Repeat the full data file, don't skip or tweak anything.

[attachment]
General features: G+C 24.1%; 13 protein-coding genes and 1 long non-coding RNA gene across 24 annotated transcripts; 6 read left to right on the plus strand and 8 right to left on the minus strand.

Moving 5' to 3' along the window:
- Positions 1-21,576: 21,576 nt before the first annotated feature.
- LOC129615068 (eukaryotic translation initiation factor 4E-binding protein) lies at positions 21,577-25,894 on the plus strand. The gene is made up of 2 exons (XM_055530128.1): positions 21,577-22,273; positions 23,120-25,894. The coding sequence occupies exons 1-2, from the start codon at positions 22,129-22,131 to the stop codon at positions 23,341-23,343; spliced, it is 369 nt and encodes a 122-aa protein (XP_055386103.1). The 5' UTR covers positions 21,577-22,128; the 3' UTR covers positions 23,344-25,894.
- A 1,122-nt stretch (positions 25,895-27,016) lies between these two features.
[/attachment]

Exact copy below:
General features: G+C 24.1%; 13 protein-coding genes and 1 long non-coding RNA gene across 24 annotated transcripts; 6 read left to right on the plus strand and 8 right to left on the minus strand.

Moving 5' to 3' along the window:
- Positions 1-21,576: 21,576 nt before the first annotated feature.
- LOC129615068 (eukaryotic translation initiation factor 4E-binding protein) lies at positions 21,577-25,894 on the plus strand. The gene is made up of 2 exons (XM_055530128.1): positions 21,577-22,273; positions 23,120-25,894. The coding sequence occupies exons 1-2, from the start codon at positions 22,129-22,131 to the stop codon at positions 23,341-23,343; spliced, it is 369 nt and encodes a 122-aa protein (XP_055386103.1). The 5' UTR covers positions 21,577-22,128; the 3' UTR covers positions 23,344-25,894.
- A 1,122-nt stretch (positions 25,895-27,016) lies between these two features.